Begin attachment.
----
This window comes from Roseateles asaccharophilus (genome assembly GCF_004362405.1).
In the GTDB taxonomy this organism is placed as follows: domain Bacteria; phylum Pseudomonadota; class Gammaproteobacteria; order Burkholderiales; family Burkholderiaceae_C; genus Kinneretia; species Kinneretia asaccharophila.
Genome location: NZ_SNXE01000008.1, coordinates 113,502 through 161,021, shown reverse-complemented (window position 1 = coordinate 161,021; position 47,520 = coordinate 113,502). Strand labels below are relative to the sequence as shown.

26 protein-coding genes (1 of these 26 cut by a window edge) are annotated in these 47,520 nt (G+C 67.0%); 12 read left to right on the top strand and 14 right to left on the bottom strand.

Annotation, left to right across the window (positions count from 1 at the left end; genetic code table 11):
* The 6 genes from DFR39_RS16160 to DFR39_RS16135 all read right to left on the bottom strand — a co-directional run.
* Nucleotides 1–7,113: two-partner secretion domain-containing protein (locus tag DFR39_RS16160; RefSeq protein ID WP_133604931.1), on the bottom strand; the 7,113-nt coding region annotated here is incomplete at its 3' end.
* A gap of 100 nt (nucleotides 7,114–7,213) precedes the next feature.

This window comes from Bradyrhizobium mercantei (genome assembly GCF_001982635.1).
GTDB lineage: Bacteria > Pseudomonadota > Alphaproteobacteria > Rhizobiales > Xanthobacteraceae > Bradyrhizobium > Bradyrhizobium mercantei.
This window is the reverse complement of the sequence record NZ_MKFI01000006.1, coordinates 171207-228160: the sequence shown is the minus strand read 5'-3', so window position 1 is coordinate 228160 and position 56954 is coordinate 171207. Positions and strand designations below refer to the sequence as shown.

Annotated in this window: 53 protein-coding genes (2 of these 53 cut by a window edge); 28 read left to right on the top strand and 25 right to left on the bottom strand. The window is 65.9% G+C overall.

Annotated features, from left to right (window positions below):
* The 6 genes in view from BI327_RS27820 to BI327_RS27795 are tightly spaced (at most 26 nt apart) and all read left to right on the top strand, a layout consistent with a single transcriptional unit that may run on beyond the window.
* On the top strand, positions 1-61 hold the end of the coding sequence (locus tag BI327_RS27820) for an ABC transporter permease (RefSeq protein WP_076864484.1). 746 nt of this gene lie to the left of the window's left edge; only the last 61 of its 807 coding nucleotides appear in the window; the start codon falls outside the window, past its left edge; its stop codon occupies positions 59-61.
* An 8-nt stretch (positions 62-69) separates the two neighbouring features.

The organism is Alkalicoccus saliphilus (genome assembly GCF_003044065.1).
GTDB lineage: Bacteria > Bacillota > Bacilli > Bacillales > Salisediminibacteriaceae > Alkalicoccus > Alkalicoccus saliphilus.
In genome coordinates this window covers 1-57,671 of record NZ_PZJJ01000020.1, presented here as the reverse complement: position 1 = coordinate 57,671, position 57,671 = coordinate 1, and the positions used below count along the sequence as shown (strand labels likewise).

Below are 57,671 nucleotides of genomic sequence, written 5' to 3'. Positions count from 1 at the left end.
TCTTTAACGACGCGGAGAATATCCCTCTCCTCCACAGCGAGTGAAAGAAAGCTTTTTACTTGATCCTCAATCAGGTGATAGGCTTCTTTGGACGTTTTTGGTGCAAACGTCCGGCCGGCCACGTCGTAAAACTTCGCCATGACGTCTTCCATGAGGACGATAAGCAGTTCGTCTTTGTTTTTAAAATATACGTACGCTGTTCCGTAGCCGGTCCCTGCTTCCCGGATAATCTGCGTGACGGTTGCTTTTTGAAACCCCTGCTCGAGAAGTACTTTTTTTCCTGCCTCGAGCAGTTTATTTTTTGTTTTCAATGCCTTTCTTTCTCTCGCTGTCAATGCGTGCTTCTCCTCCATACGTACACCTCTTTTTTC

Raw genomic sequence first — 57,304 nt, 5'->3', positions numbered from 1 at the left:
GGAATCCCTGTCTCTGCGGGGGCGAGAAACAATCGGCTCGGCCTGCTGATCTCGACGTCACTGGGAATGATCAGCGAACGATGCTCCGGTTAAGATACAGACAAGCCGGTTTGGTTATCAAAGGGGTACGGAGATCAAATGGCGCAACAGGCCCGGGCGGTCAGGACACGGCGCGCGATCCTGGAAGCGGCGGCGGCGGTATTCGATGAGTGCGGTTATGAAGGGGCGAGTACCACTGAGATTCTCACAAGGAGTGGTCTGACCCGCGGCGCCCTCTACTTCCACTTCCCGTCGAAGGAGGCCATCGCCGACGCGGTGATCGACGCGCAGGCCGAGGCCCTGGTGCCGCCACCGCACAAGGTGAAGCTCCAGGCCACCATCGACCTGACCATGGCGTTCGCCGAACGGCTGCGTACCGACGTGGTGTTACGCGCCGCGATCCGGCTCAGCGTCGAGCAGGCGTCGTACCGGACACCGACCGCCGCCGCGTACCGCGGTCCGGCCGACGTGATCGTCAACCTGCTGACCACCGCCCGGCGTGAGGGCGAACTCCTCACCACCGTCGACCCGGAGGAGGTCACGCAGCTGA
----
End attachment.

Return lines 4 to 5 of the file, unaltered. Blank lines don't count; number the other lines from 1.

26 protein-coding genes (1 of these 26 cut by a window edge) are annotated in these 47,520 nt (G+C 67.0%); 12 read left to right on the top strand and 14 right to left on the bottom strand.

Annotation, left to right across the window (positions count from 1 at the left end; genetic code table 11):